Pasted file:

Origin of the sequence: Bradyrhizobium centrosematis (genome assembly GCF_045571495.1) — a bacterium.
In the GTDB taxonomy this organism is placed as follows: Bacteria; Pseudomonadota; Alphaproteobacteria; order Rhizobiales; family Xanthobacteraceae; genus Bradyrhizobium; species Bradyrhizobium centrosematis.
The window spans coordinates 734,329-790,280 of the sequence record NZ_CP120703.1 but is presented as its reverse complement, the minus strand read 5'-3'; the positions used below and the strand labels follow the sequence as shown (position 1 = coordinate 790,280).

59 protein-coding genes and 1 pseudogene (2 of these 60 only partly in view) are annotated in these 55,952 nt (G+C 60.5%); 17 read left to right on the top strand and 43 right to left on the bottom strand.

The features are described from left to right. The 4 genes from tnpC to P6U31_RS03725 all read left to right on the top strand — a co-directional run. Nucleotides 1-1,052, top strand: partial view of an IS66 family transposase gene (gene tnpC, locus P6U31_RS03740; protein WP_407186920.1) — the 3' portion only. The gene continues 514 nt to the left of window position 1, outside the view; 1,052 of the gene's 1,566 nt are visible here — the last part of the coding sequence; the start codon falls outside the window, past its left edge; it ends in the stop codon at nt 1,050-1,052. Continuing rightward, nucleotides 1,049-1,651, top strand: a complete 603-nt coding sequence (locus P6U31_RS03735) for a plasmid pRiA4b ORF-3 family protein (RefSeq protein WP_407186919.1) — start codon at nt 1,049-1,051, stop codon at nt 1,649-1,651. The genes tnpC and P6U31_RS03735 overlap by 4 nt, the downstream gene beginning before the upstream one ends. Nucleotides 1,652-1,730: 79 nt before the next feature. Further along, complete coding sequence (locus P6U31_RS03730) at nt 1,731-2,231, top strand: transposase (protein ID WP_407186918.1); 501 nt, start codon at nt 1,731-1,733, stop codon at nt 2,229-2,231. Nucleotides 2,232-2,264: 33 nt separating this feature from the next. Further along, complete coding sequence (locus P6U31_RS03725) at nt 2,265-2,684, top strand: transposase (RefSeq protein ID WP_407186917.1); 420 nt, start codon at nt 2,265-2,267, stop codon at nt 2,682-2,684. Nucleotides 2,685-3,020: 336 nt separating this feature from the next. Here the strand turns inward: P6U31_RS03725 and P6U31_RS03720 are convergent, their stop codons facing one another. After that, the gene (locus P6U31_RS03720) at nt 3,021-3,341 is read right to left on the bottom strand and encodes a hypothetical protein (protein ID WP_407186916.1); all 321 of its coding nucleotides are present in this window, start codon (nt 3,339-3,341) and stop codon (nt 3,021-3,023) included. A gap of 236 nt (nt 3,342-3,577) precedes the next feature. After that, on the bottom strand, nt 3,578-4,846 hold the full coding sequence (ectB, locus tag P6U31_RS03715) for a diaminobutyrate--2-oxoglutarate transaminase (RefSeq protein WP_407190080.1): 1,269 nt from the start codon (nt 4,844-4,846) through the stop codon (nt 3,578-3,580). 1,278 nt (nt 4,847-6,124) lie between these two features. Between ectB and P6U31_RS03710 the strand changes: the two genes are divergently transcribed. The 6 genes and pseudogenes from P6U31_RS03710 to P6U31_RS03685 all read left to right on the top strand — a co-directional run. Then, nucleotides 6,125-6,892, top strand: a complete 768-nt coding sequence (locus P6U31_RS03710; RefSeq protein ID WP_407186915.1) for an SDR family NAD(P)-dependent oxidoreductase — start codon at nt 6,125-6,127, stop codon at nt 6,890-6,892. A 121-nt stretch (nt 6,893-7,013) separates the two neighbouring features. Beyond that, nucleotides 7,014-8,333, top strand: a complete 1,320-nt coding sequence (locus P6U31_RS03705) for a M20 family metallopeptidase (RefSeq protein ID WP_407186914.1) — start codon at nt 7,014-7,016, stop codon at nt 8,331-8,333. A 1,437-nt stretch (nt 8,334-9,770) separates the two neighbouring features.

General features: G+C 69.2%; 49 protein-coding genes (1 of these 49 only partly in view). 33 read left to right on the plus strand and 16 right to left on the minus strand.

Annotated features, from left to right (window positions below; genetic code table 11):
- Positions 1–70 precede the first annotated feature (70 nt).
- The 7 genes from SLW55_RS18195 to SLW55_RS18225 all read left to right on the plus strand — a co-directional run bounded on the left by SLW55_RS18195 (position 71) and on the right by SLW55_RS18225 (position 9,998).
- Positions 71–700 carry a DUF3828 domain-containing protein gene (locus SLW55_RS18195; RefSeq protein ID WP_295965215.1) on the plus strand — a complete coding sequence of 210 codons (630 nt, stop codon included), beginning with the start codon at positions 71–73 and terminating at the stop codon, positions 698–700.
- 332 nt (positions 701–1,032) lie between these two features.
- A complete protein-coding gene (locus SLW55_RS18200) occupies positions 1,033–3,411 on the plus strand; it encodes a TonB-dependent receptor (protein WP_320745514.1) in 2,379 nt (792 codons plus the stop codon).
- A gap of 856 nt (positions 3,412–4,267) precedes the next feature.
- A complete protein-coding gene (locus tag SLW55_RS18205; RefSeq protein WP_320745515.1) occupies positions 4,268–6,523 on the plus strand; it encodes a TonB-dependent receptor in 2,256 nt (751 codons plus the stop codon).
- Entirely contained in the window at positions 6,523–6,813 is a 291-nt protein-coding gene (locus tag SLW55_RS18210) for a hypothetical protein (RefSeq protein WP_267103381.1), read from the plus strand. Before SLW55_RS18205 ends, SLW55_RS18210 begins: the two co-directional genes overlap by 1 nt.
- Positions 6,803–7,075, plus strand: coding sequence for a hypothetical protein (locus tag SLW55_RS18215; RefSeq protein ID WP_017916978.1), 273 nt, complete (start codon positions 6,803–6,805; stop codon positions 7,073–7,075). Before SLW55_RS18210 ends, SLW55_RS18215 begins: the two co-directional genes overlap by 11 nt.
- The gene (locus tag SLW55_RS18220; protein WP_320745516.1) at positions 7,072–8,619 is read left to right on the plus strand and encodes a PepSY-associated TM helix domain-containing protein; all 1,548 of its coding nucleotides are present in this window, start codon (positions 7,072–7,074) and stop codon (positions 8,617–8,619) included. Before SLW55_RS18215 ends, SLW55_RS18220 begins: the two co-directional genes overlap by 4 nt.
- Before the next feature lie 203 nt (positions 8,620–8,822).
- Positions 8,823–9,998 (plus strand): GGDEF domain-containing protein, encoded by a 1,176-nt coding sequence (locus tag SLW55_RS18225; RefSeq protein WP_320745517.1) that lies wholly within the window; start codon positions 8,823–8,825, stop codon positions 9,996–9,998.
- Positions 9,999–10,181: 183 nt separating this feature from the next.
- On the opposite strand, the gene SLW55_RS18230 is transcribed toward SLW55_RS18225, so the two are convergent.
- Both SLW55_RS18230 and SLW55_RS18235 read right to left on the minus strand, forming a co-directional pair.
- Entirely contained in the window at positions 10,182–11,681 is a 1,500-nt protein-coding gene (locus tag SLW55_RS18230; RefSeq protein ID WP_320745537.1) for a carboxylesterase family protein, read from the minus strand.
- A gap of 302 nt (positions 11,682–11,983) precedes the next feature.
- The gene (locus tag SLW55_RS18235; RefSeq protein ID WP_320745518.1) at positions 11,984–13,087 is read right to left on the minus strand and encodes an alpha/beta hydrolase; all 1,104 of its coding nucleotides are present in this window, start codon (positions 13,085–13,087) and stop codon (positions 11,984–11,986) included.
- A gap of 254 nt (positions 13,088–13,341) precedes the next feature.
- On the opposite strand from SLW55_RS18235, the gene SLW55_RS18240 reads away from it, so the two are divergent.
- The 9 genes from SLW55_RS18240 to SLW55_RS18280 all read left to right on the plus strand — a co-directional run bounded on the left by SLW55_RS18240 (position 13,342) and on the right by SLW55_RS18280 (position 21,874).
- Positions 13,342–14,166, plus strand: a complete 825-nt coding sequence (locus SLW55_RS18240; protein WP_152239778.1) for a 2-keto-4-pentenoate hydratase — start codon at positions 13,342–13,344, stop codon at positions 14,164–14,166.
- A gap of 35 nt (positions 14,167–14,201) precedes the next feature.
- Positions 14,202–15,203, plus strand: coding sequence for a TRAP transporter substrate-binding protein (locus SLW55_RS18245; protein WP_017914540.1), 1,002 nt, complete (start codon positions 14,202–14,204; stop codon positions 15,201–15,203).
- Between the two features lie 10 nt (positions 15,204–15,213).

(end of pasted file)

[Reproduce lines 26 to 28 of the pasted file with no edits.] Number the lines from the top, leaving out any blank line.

- A gap of 254 nt (positions 13,088–13,341) precedes the next feature.
- On the opposite strand from SLW55_RS18235, the gene SLW55_RS18240 reads away from it, so the two are divergent.
- The 9 genes from SLW55_RS18240 to SLW55_RS18280 all read left to right on the plus strand — a co-directional run bounded on the left by SLW55_RS18240 (position 13,342) and on the right by SLW55_RS18280 (position 21,874).